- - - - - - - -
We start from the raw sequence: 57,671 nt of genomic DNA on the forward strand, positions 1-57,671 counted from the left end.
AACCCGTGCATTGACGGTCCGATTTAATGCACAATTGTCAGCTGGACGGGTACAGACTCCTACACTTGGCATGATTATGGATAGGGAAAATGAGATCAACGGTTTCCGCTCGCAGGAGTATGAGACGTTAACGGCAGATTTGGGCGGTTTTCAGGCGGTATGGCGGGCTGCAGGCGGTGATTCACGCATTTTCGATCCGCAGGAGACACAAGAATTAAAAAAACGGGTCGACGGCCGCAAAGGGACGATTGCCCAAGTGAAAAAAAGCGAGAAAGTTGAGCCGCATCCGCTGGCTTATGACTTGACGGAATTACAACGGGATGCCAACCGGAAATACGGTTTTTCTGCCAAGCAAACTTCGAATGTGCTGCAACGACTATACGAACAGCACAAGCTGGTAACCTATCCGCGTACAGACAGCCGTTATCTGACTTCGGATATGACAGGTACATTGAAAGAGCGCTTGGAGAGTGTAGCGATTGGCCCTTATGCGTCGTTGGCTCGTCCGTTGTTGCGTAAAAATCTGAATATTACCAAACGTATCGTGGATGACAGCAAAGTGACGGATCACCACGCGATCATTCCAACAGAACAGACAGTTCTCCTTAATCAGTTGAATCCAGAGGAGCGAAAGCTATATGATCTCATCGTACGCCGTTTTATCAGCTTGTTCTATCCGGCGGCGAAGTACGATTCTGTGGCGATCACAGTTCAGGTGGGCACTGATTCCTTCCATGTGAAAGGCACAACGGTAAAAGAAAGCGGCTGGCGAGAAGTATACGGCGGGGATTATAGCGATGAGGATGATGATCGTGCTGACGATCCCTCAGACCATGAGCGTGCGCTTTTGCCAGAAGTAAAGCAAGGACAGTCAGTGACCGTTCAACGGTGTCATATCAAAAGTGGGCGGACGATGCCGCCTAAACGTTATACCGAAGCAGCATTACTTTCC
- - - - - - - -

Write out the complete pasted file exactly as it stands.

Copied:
We start from the raw sequence: 57,671 nt of genomic DNA on the forward strand, positions 1-57,671 counted from the left end.
AACCCGTGCATTGACGGTCCGATTTAATGCACAATTGTCAGCTGGACGGGTACAGACTCCTACACTTGGCATGATTATGGATAGGGAAAATGAGATCAACGGTTTCCGCTCGCAGGAGTATGAGACGTTAACGGCAGATTTGGGCGGTTTTCAGGCGGTATGGCGGGCTGCAGGCGGTGATTCACGCATTTTCGATCCGCAGGAGACACAAGAATTAAAAAAACGGGTCGACGGCCGCAAAGGGACGATTGCCCAAGTGAAAAAAAGCGAGAAAGTTGAGCCGCATCCGCTGGCTTATGACTTGACGGAATTACAACGGGATGCCAACCGGAAATACGGTTTTTCTGCCAAGCAAACTTCGAATGTGCTGCAACGACTATACGAACAGCACAAGCTGGTAACCTATCCGCGTACAGACAGCCGTTATCTGACTTCGGATATGACAGGTACATTGAAAGAGCGCTTGGAGAGTGTAGCGATTGGCCCTTATGCGTCGTTGGCTCGTCCGTTGTTGCGTAAAAATCTGAATATTACCAAACGTATCGTGGATGACAGCAAAGTGACGGATCACCACGCGATCATTCCAACAGAACAGACAGTTCTCCTTAATCAGTTGAATCCAGAGGAGCGAAAGCTATATGATCTCATCGTACGCCGTTTTATCAGCTTGTTCTATCCGGCGGCGAAGTACGATTCTGTGGCGATCACAGTTCAGGTGGGCACTGATTCCTTCCATGTGAAAGGCACAACGGTAAAAGAAAGCGGCTGGCGAGAAGTATACGGCGGGGATTATAGCGATGAGGATGATGATCGTGCTGACGATCCCTCAGACCATGAGCGTGCGCTTTTGCCAGAAGTAAAGCAAGGACAGTCAGTGACCGTTCAACGGTGTCATATCAAAAGTGGGCGGACGATGCCGCCTAAACGTTATACCGAAGCAGCATTACTTTCC